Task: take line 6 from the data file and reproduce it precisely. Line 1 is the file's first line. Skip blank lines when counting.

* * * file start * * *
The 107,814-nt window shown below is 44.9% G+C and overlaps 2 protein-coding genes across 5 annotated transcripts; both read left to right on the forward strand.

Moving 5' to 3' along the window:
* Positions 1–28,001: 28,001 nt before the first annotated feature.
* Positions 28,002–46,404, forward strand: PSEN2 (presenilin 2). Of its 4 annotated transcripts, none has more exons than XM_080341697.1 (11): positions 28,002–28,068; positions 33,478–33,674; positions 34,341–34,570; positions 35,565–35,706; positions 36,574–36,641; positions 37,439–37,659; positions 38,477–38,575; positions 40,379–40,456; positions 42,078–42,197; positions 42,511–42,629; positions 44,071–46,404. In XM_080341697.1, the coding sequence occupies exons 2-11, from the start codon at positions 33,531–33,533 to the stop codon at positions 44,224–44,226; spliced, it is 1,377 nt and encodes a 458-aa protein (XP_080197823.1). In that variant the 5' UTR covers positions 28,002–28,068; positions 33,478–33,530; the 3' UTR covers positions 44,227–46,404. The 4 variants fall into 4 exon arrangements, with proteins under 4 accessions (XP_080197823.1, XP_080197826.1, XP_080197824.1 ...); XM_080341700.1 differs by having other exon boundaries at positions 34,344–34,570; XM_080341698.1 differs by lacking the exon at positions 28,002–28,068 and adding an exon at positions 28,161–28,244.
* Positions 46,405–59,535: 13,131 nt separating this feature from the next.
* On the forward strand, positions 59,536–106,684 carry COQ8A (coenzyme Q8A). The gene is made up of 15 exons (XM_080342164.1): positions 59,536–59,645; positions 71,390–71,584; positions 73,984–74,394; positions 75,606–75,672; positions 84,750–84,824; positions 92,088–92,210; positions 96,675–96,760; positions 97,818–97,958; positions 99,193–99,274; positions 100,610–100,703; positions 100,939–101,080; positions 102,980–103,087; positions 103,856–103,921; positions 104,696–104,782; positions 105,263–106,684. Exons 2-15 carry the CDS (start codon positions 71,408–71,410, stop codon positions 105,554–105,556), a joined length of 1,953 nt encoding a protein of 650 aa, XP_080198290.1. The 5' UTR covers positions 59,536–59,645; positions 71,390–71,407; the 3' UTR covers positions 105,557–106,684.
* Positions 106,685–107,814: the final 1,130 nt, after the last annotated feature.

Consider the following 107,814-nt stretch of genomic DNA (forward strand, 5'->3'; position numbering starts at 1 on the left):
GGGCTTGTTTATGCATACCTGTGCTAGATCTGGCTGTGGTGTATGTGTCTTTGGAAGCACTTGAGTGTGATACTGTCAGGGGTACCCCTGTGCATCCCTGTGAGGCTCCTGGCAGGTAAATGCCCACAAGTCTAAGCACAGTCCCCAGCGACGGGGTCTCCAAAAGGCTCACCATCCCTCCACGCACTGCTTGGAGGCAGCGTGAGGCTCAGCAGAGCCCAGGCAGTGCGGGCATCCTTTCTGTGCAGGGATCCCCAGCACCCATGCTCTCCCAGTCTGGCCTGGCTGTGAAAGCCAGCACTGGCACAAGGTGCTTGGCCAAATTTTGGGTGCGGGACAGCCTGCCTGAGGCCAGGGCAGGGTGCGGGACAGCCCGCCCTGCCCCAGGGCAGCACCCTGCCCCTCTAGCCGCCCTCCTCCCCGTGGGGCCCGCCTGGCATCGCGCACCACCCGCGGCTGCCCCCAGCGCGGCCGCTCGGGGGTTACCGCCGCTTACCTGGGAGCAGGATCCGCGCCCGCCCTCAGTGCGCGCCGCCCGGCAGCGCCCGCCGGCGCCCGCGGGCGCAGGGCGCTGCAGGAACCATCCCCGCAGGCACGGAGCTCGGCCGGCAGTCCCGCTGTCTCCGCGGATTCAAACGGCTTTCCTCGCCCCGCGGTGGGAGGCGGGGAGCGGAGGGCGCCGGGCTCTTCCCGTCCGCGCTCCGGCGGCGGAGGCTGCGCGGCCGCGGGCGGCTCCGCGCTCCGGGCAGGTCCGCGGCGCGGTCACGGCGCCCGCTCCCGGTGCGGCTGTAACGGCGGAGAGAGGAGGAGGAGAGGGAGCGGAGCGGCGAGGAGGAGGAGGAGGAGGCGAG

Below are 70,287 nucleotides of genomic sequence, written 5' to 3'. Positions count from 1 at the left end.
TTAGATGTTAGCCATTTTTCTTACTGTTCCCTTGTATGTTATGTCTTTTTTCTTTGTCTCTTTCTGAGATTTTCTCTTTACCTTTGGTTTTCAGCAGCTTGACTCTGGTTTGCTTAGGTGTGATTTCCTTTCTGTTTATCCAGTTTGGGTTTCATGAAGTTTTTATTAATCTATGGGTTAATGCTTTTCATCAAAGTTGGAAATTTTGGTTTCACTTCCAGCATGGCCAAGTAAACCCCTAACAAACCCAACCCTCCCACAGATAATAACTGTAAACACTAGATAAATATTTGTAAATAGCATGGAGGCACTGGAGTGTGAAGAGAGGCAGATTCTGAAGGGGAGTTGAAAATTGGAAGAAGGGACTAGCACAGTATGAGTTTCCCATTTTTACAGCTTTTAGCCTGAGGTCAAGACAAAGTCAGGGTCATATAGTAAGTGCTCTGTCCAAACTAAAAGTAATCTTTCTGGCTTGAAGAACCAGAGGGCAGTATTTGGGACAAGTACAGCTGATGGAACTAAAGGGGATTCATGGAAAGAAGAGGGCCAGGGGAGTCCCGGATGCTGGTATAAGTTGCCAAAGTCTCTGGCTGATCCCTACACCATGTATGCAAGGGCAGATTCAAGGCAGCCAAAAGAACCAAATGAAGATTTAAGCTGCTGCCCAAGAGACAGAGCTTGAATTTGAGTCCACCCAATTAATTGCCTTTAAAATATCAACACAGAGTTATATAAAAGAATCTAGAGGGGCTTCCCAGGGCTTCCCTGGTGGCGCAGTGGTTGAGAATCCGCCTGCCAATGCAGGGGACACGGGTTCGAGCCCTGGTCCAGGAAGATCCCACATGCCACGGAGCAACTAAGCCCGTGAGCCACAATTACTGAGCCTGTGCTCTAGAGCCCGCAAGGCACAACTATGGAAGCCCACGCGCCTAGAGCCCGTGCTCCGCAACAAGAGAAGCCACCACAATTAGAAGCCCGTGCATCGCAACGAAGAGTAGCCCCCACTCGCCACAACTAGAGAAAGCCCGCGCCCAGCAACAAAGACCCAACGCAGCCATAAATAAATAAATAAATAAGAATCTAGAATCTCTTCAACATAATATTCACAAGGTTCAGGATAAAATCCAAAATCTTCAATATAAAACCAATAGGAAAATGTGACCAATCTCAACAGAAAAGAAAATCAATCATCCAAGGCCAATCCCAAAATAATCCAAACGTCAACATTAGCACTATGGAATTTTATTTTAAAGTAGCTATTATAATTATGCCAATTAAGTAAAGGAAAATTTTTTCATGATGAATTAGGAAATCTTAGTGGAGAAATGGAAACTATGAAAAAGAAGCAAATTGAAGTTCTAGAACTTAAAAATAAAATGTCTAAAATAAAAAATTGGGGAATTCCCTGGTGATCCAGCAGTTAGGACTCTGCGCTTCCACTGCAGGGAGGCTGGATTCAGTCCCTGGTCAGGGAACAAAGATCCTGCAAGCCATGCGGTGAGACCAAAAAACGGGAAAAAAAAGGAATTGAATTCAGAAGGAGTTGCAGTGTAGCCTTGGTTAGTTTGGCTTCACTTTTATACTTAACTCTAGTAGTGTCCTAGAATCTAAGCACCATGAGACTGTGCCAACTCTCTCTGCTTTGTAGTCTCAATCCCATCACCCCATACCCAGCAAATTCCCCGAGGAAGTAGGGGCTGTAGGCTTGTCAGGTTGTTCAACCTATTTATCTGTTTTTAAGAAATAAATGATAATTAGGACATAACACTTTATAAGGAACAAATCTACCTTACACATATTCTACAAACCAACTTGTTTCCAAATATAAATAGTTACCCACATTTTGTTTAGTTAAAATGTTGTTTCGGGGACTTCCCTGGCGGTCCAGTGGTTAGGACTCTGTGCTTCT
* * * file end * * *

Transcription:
* On the forward strand, positions 59,536–106,684 carry COQ8A (coenzyme Q8A). The gene is made up of 15 exons (XM_080342164.1): positions 59,536–59,645; positions 71,390–71,584; positions 73,984–74,394; positions 75,606–75,672; positions 84,750–84,824; positions 92,088–92,210; positions 96,675–96,760; positions 97,818–97,958; positions 99,193–99,274; positions 100,610–100,703; positions 100,939–101,080; positions 102,980–103,087; positions 103,856–103,921; positions 104,696–104,782; positions 105,263–106,684. Exons 2-15 carry the CDS (start codon positions 71,408–71,410, stop codon positions 105,554–105,556), a joined length of 1,953 nt encoding a protein of 650 aa, XP_080198290.1. The 5' UTR covers positions 59,536–59,645; positions 71,390–71,407; the 3' UTR covers positions 105,557–106,684.